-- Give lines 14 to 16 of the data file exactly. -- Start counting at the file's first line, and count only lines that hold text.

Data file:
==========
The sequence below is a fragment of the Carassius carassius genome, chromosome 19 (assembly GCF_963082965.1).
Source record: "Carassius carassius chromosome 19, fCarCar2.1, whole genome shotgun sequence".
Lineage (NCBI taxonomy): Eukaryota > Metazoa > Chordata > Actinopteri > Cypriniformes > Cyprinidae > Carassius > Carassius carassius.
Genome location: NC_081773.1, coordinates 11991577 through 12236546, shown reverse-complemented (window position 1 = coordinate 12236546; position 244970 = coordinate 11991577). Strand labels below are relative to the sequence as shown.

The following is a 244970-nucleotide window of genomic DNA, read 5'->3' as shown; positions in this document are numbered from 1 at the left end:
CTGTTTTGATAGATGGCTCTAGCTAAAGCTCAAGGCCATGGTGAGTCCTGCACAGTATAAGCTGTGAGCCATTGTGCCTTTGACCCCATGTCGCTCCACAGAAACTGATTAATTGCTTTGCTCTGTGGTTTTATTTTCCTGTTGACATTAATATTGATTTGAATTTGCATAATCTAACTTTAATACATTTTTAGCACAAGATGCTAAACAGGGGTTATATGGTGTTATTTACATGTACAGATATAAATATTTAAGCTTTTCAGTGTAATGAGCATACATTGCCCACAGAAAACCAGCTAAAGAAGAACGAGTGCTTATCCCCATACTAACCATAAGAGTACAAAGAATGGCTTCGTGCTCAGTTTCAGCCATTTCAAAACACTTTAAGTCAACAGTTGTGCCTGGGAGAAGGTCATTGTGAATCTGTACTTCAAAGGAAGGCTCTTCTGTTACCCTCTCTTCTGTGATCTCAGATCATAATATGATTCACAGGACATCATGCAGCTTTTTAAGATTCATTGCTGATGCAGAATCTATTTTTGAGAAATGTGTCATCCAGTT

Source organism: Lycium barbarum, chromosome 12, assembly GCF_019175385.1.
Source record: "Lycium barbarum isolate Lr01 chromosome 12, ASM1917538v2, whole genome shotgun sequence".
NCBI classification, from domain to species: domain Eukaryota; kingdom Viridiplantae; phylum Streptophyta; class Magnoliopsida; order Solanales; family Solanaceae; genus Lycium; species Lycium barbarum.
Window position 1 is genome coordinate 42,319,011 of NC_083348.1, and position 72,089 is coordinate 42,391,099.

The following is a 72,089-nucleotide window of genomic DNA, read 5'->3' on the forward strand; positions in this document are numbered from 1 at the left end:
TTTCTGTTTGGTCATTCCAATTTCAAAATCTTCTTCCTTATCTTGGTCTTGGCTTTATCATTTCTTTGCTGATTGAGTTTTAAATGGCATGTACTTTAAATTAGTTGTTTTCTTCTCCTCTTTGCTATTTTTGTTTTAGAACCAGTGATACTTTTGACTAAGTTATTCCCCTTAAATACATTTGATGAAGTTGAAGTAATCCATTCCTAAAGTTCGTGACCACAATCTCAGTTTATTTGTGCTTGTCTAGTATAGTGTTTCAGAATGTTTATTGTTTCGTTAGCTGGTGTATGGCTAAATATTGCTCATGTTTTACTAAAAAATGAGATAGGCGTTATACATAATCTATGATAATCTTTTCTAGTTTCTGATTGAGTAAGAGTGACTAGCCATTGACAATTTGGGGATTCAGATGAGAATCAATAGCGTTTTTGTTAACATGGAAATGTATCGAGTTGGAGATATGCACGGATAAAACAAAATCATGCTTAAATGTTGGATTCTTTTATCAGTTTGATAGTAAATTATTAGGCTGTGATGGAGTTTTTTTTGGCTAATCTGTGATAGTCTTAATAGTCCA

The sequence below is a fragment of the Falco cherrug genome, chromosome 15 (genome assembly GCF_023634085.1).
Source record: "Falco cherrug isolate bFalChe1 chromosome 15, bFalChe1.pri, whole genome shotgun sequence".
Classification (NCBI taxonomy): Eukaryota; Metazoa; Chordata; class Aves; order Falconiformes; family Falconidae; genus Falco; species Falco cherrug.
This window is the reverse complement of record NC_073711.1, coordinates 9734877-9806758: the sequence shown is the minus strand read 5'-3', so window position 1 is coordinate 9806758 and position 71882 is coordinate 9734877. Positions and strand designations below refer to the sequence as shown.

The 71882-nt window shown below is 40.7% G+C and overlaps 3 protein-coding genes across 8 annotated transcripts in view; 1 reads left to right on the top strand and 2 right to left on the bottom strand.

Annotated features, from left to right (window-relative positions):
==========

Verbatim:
Source record: "Falco cherrug isolate bFalChe1 chromosome 15, bFalChe1.pri, whole genome shotgun sequence".
Classification (NCBI taxonomy): Eukaryota; Metazoa; Chordata; class Aves; order Falconiformes; family Falconidae; genus Falco; species Falco cherrug.
This window is the reverse complement of record NC_073711.1, coordinates 9734877-9806758: the sequence shown is the minus strand read 5'-3', so window position 1 is coordinate 9806758 and position 71882 is coordinate 9734877. Positions and strand designations below refer to the sequence as shown.